Dip: Wild Swims from the Borderlands Dip: Wild Swims from the Borderlands by Andrew Fusek Peters
My rating: 3 of 5 stars

The superb Waterlog by the late Roger Deakin has inspired many people to rediscover the delights of wild swimming; Joe Minihane writes about following in the wet footprints of Deakin in Floating as he travels around the country to the same locations. Swimming With Seals is set in Orkney and tells of Victoria Whitworth wild swimming experiences there. And there is the superb Turning by Jessica J. Lee, where she battles self-doubt and depression and challenges herself to swim in 52 of the lakes around Berlin.

Andrew Fusek Peters takes a different perspective in Dip. This is his account of swimming in the pools, rivers, and lakes over the course of a year near where he lives in the Shropshire county and elsewhere. He is prepared to swim any time of the year, braving the bone-chilling waters in January, dipping into the refreshing pools in the heat of August, being invigorating by waterfalls and braving the delights of a bog pool.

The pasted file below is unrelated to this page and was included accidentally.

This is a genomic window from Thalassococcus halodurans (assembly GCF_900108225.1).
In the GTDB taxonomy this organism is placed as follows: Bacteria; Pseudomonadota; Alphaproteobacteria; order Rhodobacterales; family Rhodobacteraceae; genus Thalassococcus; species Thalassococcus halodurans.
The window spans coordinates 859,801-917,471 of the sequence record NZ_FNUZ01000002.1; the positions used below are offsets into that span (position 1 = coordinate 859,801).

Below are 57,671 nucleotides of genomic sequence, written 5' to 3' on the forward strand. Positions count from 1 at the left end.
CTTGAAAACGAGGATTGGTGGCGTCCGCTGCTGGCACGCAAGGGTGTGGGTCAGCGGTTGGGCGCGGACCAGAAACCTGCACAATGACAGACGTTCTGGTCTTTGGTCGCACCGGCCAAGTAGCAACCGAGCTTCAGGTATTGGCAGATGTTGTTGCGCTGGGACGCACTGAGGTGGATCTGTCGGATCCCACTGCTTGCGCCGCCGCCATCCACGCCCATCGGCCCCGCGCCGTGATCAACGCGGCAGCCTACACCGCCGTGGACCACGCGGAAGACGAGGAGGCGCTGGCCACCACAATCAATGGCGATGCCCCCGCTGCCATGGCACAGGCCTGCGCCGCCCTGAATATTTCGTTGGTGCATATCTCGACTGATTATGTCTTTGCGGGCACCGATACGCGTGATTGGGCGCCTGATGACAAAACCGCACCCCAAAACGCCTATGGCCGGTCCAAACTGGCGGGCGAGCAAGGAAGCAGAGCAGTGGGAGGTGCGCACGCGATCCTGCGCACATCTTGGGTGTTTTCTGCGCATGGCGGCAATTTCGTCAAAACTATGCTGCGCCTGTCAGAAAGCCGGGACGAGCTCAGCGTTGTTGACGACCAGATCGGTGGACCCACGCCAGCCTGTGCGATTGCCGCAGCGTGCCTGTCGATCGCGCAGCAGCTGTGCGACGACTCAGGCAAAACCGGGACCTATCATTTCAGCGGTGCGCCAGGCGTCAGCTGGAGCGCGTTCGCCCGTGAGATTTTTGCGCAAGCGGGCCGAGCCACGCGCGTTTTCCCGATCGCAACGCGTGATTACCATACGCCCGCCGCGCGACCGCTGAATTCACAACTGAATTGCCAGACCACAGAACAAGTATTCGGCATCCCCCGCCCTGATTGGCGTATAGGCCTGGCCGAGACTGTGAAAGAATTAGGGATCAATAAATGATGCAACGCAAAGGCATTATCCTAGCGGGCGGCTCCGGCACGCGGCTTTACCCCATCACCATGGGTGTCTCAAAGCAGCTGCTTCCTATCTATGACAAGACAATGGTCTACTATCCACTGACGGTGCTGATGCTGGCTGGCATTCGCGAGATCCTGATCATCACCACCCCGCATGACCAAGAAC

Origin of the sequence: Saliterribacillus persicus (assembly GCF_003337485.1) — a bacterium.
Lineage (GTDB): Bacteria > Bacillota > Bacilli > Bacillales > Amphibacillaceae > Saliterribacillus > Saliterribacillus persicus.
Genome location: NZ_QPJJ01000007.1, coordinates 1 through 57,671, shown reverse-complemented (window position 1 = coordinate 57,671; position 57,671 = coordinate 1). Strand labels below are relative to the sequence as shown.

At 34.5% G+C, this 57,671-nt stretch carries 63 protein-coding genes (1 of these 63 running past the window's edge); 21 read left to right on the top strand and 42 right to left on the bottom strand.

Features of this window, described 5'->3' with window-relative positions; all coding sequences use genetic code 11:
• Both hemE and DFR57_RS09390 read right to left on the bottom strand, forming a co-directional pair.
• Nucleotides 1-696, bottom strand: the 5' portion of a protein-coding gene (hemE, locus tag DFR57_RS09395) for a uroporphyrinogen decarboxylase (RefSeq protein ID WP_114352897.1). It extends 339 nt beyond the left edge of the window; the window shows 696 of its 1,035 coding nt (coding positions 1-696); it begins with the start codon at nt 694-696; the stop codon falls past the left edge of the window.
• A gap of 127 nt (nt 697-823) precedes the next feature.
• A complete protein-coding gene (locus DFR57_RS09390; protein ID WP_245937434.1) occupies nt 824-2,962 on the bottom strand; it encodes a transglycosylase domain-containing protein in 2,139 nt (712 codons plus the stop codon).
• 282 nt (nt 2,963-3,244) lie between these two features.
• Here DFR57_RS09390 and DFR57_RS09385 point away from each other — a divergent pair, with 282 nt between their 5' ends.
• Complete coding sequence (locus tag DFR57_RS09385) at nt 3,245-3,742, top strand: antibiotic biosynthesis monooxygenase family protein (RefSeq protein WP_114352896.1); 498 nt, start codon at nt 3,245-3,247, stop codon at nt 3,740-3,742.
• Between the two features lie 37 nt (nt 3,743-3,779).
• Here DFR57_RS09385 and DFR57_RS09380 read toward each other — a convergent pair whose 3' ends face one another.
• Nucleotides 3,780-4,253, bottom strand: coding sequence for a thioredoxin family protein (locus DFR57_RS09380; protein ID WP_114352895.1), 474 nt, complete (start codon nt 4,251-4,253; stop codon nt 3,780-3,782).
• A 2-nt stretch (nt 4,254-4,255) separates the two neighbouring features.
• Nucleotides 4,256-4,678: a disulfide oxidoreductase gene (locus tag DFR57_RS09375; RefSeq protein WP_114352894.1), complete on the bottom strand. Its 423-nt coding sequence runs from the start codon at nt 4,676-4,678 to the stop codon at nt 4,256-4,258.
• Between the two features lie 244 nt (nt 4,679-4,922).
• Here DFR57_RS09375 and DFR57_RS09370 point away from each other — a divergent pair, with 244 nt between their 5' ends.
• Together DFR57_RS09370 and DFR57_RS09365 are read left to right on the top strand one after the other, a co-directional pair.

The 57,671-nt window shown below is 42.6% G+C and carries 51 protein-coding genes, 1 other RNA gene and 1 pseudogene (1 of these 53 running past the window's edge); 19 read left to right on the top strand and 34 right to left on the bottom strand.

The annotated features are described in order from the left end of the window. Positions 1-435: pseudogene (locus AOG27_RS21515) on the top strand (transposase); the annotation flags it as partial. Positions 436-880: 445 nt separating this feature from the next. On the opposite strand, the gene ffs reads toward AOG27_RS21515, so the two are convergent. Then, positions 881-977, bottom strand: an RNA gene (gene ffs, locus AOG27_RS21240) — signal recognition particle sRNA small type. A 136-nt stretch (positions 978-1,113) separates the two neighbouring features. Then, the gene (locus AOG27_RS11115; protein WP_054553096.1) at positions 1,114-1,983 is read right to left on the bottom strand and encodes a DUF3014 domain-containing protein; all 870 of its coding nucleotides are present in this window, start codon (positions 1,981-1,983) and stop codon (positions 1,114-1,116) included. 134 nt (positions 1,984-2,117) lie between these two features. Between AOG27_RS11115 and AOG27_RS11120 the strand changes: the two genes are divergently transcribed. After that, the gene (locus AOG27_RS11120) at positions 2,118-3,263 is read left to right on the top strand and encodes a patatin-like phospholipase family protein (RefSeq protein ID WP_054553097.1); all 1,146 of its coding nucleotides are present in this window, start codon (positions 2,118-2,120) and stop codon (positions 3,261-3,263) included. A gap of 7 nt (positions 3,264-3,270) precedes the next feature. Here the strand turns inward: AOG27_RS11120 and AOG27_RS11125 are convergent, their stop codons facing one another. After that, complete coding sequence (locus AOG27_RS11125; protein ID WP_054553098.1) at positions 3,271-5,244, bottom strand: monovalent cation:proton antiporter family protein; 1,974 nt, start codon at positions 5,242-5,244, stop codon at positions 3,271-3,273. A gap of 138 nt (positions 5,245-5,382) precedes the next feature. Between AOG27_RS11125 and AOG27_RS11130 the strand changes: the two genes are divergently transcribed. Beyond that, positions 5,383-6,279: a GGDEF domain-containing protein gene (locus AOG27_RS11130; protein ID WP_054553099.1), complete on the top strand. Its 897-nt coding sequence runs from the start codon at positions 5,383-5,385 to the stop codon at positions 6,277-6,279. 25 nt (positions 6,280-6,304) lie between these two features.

As with a lot of natural history books now, there is a personal side to this book as he describes the other dip that he suffered from, a deep depression that affected him so much so that he had a spell in hospital at his very lowest ebb and reached a point where it was life-threatening. This dark undercurrent to his life was as much to do with personal circumstances as it was his character, he is haunted by his father’s suicide and still deeply saddened by his brother’s early death from AIDS.

There is a deep melancholy and eloquence to his writing as even though he was better when he wrote the book, the spectre of depression is still a shadow in the background and its swirls still muddy the waters of his life. It also demonstrates the healing benefits of being outdoors and closer to the natural world as he immerses himself in the waters. The book is greatly enhanced by the photographs in the book taken by his daughter took and short excerpts of poetry that are liberally scattered throughout. It is another book in the natural history memoir sub-genre that is worth reading.

View all my reviews

Spread the love